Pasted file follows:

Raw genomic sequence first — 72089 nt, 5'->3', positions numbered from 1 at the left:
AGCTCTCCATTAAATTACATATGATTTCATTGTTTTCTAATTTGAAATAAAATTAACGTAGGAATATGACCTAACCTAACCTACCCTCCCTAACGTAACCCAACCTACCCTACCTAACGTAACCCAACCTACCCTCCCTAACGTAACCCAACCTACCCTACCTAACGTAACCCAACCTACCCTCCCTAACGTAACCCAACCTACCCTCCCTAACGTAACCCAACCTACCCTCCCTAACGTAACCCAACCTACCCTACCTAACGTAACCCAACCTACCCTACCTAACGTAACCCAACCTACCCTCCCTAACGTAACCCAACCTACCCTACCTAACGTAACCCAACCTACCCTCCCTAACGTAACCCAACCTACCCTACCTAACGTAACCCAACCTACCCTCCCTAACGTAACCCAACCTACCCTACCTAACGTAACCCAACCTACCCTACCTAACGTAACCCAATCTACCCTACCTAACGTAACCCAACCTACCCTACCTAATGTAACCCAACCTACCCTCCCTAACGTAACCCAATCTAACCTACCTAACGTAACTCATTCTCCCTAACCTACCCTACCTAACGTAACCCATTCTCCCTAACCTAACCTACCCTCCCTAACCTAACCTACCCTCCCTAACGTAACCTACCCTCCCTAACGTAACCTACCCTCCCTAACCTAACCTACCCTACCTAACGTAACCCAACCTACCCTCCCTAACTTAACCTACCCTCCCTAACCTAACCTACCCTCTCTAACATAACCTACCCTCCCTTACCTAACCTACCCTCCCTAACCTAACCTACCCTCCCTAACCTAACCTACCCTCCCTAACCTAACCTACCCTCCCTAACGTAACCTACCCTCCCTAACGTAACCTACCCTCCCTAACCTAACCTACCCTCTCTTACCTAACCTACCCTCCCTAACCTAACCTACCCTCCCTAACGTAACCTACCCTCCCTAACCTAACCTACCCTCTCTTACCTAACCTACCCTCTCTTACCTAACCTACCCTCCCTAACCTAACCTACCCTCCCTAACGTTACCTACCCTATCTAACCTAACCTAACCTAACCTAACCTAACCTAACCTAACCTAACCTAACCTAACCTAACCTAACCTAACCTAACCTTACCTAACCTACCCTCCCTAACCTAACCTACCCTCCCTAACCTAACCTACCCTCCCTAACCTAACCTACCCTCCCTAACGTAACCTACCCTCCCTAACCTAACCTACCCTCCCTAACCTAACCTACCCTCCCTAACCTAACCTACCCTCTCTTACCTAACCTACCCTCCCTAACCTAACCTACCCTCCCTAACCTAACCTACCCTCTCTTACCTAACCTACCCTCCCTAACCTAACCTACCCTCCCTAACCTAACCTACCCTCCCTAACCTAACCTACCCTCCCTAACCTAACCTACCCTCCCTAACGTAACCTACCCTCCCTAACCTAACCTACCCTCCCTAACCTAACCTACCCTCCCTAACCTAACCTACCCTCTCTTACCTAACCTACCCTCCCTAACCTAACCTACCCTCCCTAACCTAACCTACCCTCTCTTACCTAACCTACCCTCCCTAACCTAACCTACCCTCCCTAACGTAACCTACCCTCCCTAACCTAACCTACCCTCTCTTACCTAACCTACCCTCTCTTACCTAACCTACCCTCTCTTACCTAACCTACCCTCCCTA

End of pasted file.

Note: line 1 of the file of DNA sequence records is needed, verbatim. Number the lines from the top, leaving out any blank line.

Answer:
Raw genomic sequence first — 72089 nt, 5'->3', positions numbered from 1 at the left: